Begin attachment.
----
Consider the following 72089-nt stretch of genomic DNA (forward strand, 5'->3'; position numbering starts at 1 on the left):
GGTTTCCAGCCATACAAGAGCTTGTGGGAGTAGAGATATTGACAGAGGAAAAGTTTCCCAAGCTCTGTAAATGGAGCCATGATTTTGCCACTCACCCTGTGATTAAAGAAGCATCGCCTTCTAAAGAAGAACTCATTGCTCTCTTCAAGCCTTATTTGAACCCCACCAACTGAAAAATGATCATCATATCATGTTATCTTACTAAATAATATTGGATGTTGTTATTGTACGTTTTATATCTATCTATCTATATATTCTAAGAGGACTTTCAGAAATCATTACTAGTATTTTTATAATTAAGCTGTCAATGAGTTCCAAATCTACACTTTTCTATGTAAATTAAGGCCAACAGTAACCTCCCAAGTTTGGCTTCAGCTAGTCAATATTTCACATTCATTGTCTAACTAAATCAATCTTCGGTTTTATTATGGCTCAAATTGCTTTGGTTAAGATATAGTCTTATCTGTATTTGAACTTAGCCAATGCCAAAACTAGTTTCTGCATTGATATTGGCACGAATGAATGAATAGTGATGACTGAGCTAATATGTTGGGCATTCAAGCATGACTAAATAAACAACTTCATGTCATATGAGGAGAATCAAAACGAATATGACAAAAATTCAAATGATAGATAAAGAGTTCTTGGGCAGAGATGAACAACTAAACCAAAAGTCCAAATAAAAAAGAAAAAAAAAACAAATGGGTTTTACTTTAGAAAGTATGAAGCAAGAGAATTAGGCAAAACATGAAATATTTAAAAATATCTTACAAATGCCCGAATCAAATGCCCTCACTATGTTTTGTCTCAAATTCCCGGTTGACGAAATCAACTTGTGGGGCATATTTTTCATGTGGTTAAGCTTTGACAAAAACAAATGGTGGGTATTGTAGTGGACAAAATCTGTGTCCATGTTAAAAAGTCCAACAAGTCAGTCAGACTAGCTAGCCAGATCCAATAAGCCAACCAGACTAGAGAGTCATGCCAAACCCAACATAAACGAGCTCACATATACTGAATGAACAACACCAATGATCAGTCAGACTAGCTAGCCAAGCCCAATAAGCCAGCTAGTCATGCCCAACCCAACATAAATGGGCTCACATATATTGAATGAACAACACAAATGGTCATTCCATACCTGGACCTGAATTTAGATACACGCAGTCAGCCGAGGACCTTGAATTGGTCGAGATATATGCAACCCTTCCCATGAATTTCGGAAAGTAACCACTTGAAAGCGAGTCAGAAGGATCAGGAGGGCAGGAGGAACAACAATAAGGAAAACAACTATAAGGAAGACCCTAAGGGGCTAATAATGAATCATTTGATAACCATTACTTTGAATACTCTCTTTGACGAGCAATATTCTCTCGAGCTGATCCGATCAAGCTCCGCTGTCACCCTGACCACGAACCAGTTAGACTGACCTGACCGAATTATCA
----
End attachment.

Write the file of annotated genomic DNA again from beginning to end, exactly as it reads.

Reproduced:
Consider the following 72089-nt stretch of genomic DNA (forward strand, 5'->3'; position numbering starts at 1 on the left):
GGTTTCCAGCCATACAAGAGCTTGTGGGAGTAGAGATATTGACAGAGGAAAAGTTTCCCAAGCTCTGTAAATGGAGCCATGATTTTGCCACTCACCCTGTGATTAAAGAAGCATCGCCTTCTAAAGAAGAACTCATTGCTCTCTTCAAGCCTTATTTGAACCCCACCAACTGAAAAATGATCATCATATCATGTTATCTTACTAAATAATATTGGATGTTGTTATTGTACGTTTTATATCTATCTATCTATATATTCTAAGAGGACTTTCAGAAATCATTACTAGTATTTTTATAATTAAGCTGTCAATGAGTTCCAAATCTACACTTTTCTATGTAAATTAAGGCCAACAGTAACCTCCCAAGTTTGGCTTCAGCTAGTCAATATTTCACATTCATTGTCTAACTAAATCAATCTTCGGTTTTATTATGGCTCAAATTGCTTTGGTTAAGATATAGTCTTATCTGTATTTGAACTTAGCCAATGCCAAAACTAGTTTCTGCATTGATATTGGCACGAATGAATGAATAGTGATGACTGAGCTAATATGTTGGGCATTCAAGCATGACTAAATAAACAACTTCATGTCATATGAGGAGAATCAAAACGAATATGACAAAAATTCAAATGATAGATAAAGAGTTCTTGGGCAGAGATGAACAACTAAACCAAAAGTCCAAATAAAAAAGAAAAAAAAAACAAATGGGTTTTACTTTAGAAAGTATGAAGCAAGAGAATTAGGCAAAACATGAAATATTTAAAAATATCTTACAAATGCCCGAATCAAATGCCCTCACTATGTTTTGTCTCAAATTCCCGGTTGACGAAATCAACTTGTGGGGCATATTTTTCATGTGGTTAAGCTTTGACAAAAACAAATGGTGGGTATTGTAGTGGACAAAATCTGTGTCCATGTTAAAAAGTCCAACAAGTCAGTCAGACTAGCTAGCCAGATCCAATAAGCCAACCAGACTAGAGAGTCATGCCAAACCCAACATAAACGAGCTCACATATACTGAATGAACAACACCAATGATCAGTCAGACTAGCTAGCCAAGCCCAATAAGCCAGCTAGTCATGCCCAACCCAACATAAATGGGCTCACATATATTGAATGAACAACACAAATGGTCATTCCATACCTGGACCTGAATTTAGATACACGCAGTCAGCCGAGGACCTTGAATTGGTCGAGATATATGCAACCCTTCCCATGAATTTCGGAAAGTAACCACTTGAAAGCGAGTCAGAAGGATCAGGAGGGCAGGAGGAACAACAATAAGGAAAACAACTATAAGGAAGACCCTAAGGGGCTAATAATGAATCATTTGATAACCATTACTTTGAATACTCTCTTTGACGAGCAATATTCTCTCGAGCTGATCCGATCAAGCTCCGCTGTCACCCTGACCACGAACCAGTTAGACTGACCTGACCGAATTATCA